What’s new in latest Swift 5.0- Features & Updates

What's new in latest Swift 5.0- Features & Updates

Great news! In the new update of Xcode 10.2, Swift 5 is now available which brings ABI stability at long last. Not only this, other various key features have also implemented, including Future Enum Cases, Dynamic Callable Types, checking for Integer Multiples, Raw String, a RESULT type and many more.

With the Swift 5, it has added many latest and exciting features to Swift 4.2, and made the language ABI stable. In the Swift language evolution, this will act as an important milestone by reducing the need of changes in the near future.

What is ABI stability – Application Binary Interface, connect swift binaries with different libraries and components when app runs. It characterize low level details such as how data is represented in memory, where metadata is located, how to access it and how called a function. Till Swift 4.2 apps were not ABI stable, then each binary and bundles has its own version of the Swift Dynamic Library. It persisted in the each app instead of iOS operating system.

Today with ABI stability binary compatibility between apps and libraries compiled with every version of Swift, thereby the Swift standard library and runtime get embedded in the iOS, so apps don’t distribute their own copy of the libraries on any platform. For instance, App 1 is utilizing Swift 5.0, yet App 2 is utilizing Swift 5.2, and they both consuming Swift ABI installed iOS.

The reason why ABI stability has proven such a revolution –

  1. Bundle size will diminished
  2. Language changes will be little and less regular
  3. Developers can make Pre-compiled frameworks in Swift because no need to embed the swift. In Swift 4.2, frameworks are compiled when compiling an app.
  4. Less Migration

Result type – This is the feature which many of us have been waiting for. The Result type forces the programmer to explicitly handle the failure and success cases before they can gain access to the actual value.

Enum Result {
   Case value (Wrapped)
   Case error (Failure)

Swift 4.2 currently lacks the ability to express this impossibility. Now in Swift 5 using RESULT for the same condition allow us to write more elegant code :

URLSession.shared.datatask(with URL){ result: Result < (response: URLResponse, data: Data),
switch result {
   Case let .success(success):
      handleResponse(success: response, detail: .success.data)
   Case let .error (error):

we can write more clean & readable code which enables constraining the exact error type that may be returned.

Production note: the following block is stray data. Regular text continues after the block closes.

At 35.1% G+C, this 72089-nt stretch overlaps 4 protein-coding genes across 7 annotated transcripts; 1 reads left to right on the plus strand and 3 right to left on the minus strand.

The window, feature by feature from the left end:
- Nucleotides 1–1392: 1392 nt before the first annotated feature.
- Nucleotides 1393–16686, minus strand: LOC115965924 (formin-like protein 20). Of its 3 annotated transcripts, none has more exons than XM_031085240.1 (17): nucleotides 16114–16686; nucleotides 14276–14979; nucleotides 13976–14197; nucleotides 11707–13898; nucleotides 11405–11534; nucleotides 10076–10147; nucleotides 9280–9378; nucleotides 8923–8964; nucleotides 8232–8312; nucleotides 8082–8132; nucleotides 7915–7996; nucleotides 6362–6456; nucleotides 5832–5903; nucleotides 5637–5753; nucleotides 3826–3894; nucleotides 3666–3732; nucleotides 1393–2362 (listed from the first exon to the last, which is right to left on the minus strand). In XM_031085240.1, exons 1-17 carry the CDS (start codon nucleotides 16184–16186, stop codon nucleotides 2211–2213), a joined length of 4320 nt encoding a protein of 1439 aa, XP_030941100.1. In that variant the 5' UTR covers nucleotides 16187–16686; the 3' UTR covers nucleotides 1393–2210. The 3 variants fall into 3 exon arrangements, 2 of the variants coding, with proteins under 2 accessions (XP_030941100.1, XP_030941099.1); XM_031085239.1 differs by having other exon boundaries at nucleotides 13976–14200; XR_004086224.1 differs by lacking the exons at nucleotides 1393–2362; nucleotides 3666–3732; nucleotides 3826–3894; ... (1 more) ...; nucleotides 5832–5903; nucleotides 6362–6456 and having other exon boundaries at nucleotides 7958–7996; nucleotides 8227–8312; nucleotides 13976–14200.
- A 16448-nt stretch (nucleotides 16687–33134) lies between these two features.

Computing & Unwrapping Dictionary Values – In Swift 5, much needed improvements to dictionaries are finally conducted which is a new method “compactMapValue” for dictionaries. It is bringing together the “compactMap()” functionality from array with the “mapValues()” method from dictionaries. compactMapValue method can also be used to unwrap optionals and discard nil values without performing any sort of transaction.

For example, here’s a dictionary of students in a class, along with there valid grades. One student did not get grades who marked as nil.

let students = [“Harry”: “65”, “Ron”: “52”, “Hermione”: “86”, “Luna”: nil]

We can create a new dictionary with name and grades as an integer, with one nil graded student removed with compactMapValues :

let mapstudentValues = students.compactMapValues{Int($0)}

Alternatively, we could just pass the Int initializer directly to compactMapValues(), like this

let mapstudentValues = students.compactMapValues(Int.init)

It achieves the something in much fewer lines of code, flawless!

Swift 5 also renames “dictionaryLiteral” to “keyValuePairs”

let pets: keyValuePairs = [“dog”: “Barks”, “snake”: “Hiss”]

Count sequence – Swift 5 presents another new “count(where:)” method that execute the equivalent of a filter() and count in a single parse. This spares the creation of a new array that immediately gets disposed of and gives an unmistakable & brief answer of a typical issue. It is available to all the types that observe to “Sequence”, so we can use it on sets and dictionaries. In this example, creates an array of test results, and count how many are greater or equal to 42.